John B. R. Cooper

John Bautista Rogers Cooper (born John Rogers Cooper, September 11, 1791, Alderney, British Channel Islands – June 2, 1872, San Francisco, California). Raised in Massachusetts in a maritime family, he came to the Mexican territory of Alta California as master of the ship Rover, and was a pioneer of Monterey, California when it was the capital of the territory. He converted to Catholicism, became a Mexican citizen, and married the daughter of the Mexican territorial governor and acquired extensive land holdings in the area prior to the Mexican–American War.

John Bautista Rogers Cooper
John Bautista Rogers Cooper 1851
John B. R. Cooper in 1850
Born
John Rogers Cooper

September 11, 1791
DiedJune 2, 1872 (aged 80)
ResidenceMonterey, California, USA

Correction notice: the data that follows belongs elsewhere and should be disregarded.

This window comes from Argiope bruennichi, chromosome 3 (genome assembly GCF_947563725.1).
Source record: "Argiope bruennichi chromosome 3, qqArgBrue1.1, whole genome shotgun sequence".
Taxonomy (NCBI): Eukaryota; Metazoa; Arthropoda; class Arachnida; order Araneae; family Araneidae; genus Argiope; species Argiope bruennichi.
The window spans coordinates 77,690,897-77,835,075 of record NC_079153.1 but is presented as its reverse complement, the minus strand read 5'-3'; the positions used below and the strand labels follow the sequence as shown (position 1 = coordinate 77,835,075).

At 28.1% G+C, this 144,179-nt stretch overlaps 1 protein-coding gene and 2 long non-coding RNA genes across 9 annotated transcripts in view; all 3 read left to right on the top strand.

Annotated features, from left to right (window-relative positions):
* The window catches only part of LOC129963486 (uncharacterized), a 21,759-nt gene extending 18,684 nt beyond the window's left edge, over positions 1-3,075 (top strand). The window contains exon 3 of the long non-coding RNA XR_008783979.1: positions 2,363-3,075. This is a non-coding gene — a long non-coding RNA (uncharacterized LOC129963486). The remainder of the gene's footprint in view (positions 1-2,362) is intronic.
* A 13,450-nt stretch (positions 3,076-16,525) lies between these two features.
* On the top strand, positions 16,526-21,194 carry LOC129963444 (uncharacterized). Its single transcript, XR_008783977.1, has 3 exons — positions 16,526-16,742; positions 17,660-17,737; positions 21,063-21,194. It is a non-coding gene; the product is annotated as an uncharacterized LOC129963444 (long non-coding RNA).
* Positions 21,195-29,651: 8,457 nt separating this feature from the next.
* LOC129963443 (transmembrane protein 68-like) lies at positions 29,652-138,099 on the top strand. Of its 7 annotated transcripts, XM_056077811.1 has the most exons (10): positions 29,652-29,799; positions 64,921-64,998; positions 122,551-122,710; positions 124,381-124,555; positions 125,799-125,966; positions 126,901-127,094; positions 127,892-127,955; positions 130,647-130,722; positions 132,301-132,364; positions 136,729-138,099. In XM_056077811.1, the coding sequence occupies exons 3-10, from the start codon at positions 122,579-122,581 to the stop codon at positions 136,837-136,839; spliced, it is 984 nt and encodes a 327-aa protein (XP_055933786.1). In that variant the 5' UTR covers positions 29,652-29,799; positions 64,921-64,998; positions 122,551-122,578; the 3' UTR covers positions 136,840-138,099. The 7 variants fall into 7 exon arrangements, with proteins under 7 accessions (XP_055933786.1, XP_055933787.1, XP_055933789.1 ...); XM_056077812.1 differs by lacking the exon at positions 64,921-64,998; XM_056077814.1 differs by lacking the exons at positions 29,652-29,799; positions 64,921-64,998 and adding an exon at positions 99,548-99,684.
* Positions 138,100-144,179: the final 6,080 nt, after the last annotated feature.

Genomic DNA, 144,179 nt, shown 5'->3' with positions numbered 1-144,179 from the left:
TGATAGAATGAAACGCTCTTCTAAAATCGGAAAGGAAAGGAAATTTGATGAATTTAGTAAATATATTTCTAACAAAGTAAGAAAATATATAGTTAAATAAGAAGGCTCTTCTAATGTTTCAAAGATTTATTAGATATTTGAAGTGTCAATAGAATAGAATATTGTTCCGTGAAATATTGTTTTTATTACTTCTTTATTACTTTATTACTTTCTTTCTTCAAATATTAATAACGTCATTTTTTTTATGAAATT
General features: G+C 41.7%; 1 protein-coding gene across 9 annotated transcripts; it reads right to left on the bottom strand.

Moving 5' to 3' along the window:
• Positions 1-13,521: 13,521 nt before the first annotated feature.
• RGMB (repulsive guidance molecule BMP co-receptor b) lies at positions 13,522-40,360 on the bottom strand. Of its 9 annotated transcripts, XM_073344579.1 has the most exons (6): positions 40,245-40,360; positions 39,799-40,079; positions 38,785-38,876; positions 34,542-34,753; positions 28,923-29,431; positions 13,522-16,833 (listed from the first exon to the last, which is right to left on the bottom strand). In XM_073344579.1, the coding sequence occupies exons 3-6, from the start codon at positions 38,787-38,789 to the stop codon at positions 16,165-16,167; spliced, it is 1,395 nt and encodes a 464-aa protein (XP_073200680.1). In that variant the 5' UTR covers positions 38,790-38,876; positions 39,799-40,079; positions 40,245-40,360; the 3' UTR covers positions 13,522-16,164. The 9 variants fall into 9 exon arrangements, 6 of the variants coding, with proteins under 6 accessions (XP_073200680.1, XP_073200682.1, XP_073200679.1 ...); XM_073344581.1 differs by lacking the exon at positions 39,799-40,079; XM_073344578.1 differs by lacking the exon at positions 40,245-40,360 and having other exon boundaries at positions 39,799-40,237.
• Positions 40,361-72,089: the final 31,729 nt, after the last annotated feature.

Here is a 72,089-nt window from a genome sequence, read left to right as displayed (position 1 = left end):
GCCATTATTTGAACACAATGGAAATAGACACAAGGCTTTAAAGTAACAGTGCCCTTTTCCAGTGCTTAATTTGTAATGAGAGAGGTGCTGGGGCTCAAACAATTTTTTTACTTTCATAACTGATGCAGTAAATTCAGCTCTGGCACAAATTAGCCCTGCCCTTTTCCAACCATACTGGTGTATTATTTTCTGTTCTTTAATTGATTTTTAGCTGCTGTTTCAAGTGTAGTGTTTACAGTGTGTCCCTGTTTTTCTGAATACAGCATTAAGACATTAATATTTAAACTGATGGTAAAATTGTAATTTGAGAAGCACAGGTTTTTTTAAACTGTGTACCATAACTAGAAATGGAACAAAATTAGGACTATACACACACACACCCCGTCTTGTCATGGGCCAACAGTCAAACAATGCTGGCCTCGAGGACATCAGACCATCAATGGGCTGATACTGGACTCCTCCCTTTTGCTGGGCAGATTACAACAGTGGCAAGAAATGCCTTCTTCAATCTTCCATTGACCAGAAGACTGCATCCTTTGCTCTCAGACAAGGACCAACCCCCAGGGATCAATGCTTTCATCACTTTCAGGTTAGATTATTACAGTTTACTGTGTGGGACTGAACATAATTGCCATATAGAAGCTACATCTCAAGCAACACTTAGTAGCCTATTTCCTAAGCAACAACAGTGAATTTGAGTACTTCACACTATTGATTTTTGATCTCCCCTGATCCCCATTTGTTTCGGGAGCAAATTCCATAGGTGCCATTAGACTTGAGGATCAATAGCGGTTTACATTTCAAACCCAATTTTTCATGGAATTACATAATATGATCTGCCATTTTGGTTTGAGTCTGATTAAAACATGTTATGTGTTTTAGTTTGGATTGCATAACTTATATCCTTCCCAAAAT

CitizenshipBritish, Mexican
OccupationSea Captain, landowner
Known forEarly Monterey, California pioneer
Spouse(s)Maria Jerónima de la Encarnación Vallejo
ChildrenAna Maria Guadalupe; Henry Baptiste Guillermo; Juan Bautista Guillermo; William Rogers; Amelia; Guadalupe Francisca; George Howard Vallejo
Parent(s)Thomas Cooper and Elizabeth Anne Rogers Larkin
RelativesThomas Larkin

Early life

John (Juan) Bautista Rogers Cooper was born on the island of Alderney, Guernsey, in the British Channel Islands, son of Thomas Cooper and Anne Rogers.[1] His mother and he relocated to Boston, Massachusetts when he was a boy. His mother married twice, and Captain Cooper was a half-brother of Thomas O. Larkin.[2]

After moving to Boston with his mother, he traveled extensively, first attending school in Charleston and then serving as second mate on a missionary trip to the Hawaiian Islands. He arrived in Monterey, Alta California as master of his own vessel, the trading schooner Rover, in 1823.[3]